News, NHS trust

AI trial at Frimley Health NHS aims to support lung cancer triage and diagnosis

Frimley Health NHS Foundation Trust is leading a trial using artificial intelligence in radiology with the aim of enabling more efficient triaging and prioritisation of lung cancer cases, which the trust hopes will help in speeding up the cancer diagnosis pathway and improving patient experience.

The AI tech, developed by, is designed to highlight abnormal scans to enable radiologists to focus on reporting urgent cases as priority. Frimley highlights how the technology could play a role in reducing workload for consultant radiologists “by up to 58 percent” through enabling the transfer of cases to radiographers where appropriate.

So far, the trial has found that the AI matches the trust’s “normal” accuracy levels in detecting lung cancer from triaging scans (99.7 percent), with the technology identifying “all cancer cases – even the inconspicuous cancer risk nodules that may traditionally have remained unnoticed.”

Dr Amrita Kumar, the consultant radiologist leading the trial, said: “This is a very exciting time for the future of AI Technology within the NHS and we are delighted to be leading the implementation with this important six-month study. AI has a huge potential impact for assisting clinicians and radiologists with triaging and prioritising urgent findings, speeding up the cancer diagnosis pathway, and improving the patient journey.”

Darren Stephens, senior vice president and commercial head of UK and Europe for, added: “The looming radiologist shortage, now estimated by Royal College of Radiologists to be 40 percent by 2027, underscores the importance of healthcare AI to help bridge the human resource gap and ensure the delivery of the highest standard of patient care into the future. The study at Frimley Health NHS Foundation Trust is testimony to the clinical leadership at the trust in embracing AI as an opportunity for positive change.”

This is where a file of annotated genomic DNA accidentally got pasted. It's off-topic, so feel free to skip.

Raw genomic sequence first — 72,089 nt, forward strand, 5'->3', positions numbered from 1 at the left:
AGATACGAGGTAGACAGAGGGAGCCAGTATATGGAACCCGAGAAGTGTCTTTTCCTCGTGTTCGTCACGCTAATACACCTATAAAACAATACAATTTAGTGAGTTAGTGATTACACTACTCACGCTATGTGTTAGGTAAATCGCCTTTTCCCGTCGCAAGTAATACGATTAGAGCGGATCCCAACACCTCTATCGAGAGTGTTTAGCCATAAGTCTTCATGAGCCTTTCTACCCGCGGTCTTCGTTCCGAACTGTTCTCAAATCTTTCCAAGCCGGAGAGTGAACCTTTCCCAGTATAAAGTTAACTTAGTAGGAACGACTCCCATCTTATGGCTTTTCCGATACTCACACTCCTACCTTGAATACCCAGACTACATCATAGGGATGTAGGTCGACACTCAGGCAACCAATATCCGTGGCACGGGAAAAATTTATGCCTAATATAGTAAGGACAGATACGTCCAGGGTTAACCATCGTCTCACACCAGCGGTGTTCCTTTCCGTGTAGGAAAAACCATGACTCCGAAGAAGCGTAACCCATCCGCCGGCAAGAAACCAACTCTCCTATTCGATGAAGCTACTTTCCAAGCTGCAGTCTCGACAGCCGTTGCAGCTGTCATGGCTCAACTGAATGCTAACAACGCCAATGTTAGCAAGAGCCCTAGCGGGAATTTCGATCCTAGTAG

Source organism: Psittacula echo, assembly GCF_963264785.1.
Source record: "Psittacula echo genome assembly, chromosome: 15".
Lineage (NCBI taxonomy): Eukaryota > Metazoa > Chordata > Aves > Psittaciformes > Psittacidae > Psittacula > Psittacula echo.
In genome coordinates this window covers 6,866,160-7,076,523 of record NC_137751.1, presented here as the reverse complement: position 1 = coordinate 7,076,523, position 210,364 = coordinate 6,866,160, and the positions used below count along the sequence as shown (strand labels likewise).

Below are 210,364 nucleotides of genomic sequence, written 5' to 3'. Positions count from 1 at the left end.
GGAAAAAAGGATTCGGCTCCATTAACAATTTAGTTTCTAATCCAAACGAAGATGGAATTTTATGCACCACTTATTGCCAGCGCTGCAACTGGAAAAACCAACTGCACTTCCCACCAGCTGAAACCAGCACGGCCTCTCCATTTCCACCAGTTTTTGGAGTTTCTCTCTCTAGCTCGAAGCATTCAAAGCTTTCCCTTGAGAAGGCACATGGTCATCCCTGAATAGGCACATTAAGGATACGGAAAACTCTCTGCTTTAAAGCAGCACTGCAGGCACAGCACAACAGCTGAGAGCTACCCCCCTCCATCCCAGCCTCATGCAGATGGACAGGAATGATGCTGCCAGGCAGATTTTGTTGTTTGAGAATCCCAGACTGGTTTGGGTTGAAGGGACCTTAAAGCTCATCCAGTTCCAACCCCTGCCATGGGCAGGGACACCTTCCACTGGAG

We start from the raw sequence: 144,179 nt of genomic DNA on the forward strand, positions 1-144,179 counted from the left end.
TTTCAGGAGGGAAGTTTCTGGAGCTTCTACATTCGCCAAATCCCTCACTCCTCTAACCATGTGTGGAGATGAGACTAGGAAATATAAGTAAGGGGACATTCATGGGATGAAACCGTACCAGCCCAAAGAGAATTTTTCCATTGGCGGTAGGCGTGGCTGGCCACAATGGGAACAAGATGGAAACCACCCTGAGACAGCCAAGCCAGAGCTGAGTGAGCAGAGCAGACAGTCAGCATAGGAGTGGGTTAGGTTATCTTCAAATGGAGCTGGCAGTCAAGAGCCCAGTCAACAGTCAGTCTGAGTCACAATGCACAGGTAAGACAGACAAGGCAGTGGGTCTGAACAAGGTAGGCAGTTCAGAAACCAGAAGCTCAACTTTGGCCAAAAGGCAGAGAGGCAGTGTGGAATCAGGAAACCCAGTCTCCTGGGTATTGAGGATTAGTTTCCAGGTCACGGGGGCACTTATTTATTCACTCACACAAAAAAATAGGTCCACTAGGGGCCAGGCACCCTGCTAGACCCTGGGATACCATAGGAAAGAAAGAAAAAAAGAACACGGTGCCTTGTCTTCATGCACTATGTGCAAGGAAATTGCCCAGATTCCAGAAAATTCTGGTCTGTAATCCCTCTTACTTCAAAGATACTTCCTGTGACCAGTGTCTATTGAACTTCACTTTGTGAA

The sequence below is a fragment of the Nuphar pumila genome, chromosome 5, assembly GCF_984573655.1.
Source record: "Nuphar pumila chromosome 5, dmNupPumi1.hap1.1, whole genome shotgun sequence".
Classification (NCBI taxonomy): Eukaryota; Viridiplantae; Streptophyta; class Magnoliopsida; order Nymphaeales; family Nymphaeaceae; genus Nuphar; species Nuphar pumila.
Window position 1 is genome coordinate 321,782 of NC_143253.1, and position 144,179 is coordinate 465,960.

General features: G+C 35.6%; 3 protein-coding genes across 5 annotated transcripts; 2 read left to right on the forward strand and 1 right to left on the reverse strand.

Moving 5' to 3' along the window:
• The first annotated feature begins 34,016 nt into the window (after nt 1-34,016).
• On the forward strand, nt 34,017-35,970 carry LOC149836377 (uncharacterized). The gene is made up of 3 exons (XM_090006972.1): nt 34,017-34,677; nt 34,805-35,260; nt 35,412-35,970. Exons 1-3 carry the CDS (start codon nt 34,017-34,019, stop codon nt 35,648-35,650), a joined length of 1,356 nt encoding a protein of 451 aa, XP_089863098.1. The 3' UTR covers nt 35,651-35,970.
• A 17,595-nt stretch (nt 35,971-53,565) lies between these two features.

In other AI news, the government has announced that £13 million is to be made available from the UK Research and Innovation’s Technology Missions Fund to support 22 health research projects which focus on the use of artificial intelligence to “assist and refine” diagnostics and procedures.

Google’s generative AI Med-PaLM 2 has also been used by early adopters including Bayer Pharmaceuticals, to speed up the process of bringing drugs to the market, and to assist with administrative tasks such as medical note-taking.